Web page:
GT Voice: Clichéd ‘debt trap’ lies will not derail China-Africa cooperation
Published: Nov 28, 2021 08:01 PM
Illustration: Tang Tengfei/Global Times

Illustration: Tang Tengfei/Global Times

Though extremely cliché, some Western media still can't pass up any chance to hype up the so-called "debt trap" theory when it comes to cooperation between China and other developing economies. The latest example is Uganda's international airport, which some media reports said is under risk of being "taken over" by Chinese lenders after failing to make a repayment.

The Entebbe International Airport is the only international airport of the African country of Uganda, which is being upgraded with the backing of a loan from the Export-Import Bank of China. Due to repayment difficulties, the airport may be taken over by the Chinese lender, Deutsche Welle reported on Saturday.

The report is yet to be confirmed; nonetheless, the logic and intention behind this kind of stories is clear: the writers only fixate their eyes on everything that relates to China, regardless of whether the projects are beneficial to local economies, or the solutions, if there emerges difficulties during construction, are practical and in line with the interest of local people.

There is an essential difference between China and Western countries when dealing with other countries and regions, especially when discussing less-developed states. 

What rich Western countries bring to poor regions is exploitation and servitude, which appears to be the logic they now use to view China, with an intention to portray China as a "threat" to the less-developed countries.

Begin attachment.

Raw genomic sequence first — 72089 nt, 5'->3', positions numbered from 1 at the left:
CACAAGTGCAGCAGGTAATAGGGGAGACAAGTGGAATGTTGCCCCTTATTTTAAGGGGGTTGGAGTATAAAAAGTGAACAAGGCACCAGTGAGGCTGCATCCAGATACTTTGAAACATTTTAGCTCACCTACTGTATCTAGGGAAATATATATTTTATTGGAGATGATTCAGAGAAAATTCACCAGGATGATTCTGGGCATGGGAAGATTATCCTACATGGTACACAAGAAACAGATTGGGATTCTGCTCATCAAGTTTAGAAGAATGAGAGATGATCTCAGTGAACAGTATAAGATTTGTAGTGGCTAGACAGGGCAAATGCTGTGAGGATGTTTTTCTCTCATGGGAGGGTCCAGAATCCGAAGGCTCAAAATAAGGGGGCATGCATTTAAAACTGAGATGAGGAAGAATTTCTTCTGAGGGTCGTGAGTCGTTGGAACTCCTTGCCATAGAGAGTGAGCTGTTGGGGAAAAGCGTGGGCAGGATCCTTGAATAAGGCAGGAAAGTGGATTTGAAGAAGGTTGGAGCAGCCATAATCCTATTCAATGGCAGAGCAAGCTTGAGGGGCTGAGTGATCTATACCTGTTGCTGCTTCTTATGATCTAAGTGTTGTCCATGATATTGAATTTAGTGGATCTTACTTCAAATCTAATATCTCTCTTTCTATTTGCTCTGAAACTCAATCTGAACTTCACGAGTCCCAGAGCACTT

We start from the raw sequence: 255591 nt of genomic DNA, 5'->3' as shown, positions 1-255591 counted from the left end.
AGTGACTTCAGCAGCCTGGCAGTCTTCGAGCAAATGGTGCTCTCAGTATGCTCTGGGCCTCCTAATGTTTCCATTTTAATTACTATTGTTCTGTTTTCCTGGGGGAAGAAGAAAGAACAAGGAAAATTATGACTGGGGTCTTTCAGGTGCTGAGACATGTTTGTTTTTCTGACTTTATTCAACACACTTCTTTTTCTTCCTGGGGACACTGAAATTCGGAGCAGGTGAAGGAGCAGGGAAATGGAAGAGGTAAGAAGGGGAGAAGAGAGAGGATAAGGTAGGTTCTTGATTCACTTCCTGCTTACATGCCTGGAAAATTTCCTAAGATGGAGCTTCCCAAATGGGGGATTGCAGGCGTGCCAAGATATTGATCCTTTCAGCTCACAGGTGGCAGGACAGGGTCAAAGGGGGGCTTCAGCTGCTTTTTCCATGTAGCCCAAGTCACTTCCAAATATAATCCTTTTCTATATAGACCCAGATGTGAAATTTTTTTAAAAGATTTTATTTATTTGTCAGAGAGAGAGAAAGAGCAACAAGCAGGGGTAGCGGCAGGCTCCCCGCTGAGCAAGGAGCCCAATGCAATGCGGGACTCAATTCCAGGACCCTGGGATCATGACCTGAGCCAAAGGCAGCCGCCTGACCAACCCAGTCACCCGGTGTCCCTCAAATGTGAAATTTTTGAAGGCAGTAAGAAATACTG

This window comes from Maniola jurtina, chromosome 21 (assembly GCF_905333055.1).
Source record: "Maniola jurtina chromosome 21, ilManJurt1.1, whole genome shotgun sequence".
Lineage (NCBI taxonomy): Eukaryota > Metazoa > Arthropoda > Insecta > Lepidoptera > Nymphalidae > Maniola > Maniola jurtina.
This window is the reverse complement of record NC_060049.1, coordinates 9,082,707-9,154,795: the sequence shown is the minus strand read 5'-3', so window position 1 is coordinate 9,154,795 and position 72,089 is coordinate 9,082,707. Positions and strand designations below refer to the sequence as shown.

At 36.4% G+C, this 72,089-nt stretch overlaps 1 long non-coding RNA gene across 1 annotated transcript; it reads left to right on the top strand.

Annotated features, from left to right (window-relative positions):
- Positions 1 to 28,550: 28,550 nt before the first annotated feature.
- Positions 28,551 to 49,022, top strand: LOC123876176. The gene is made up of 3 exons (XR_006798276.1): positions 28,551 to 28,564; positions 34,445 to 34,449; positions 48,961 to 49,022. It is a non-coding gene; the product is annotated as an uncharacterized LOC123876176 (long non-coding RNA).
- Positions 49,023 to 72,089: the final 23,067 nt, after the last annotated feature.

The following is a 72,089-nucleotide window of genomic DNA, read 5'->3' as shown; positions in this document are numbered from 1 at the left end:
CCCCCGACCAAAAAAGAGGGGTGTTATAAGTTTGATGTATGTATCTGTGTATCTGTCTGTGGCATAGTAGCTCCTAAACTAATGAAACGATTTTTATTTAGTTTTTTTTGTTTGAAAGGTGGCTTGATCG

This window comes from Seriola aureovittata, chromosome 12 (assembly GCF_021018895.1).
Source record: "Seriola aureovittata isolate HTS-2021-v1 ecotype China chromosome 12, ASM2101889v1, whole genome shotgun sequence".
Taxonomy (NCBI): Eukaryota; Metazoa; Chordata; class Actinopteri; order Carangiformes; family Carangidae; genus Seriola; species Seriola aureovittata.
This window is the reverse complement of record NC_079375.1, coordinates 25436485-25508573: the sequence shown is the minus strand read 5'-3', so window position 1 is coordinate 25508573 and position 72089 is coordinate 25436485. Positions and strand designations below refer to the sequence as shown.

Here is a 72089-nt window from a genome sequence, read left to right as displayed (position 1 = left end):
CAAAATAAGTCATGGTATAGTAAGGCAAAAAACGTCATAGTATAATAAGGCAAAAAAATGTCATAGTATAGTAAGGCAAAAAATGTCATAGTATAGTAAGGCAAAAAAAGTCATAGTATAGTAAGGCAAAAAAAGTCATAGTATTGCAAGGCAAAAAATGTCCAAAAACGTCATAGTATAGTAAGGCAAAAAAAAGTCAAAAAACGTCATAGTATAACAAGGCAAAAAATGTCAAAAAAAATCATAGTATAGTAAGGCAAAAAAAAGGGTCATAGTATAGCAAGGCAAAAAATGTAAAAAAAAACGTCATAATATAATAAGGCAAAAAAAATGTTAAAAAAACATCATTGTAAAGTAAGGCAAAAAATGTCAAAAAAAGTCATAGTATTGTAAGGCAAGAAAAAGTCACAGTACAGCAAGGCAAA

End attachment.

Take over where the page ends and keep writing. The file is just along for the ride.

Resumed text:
The truth, which many anti-China politicians and media outlets from the West camp do not want to see or acknowledge, is that the cooperative projects between China and many developing nations are carried out based on mutual benefit, especially the long-term interest of developing countries like Uganda.

The Entebbe International Airport was built in 1951. With the growth of Uganda's economy and tourism industry, the airport had been unable to meet the growing demand for air transport. According to Uganda's Civil Aviation Authority, the Ugandan government "mooted the idea of expanding the airport into a modern aviation hub as it sought to take advantage of fledgling tourism and export markets in Europe, the Middle East, and Asia."

It is Uganda, based on its own development needs, that decided to seek financing from overseas sources, and the Uganda Civil Aviation Authority in October elaborated that the project "is value for money."

Apart from the airport project, China has been an important supporter of Uganda's industrialization and the Uganda Vision 2040, offering support to the country's key construction of hydropower stations, highways, communication networks, which all have played important roles in the country's economic and social development.

In the meantime, another twisted example the Western media never forgets to mention is the concession agreement on the Hambantota Port in Sri Lanka, which has been distorted as a typical case of a so-called "debt trap." 

However, as a landmark infrastructure project jointly undertaken by China and Sri Lanka under the Belt and Road Initiative (BRI), the port is designed to become a center for logistics, shipping and industrial activities for the Indian Ocean and an important engine for Sri Lanka's future economic growth. 

Chinese capital and private sector involvement is not bad news for developing countries, but the West's ill-intend vilification could be.

There is simply no need for the West to repeatedly describe China as a threat and African and other developing countries as incapable entities to manage their financial arrangements. The bottom line is that there have been over 2,000 projects launched by China and other countries under the BRI, an inspiring story of joint development for the world to take note of.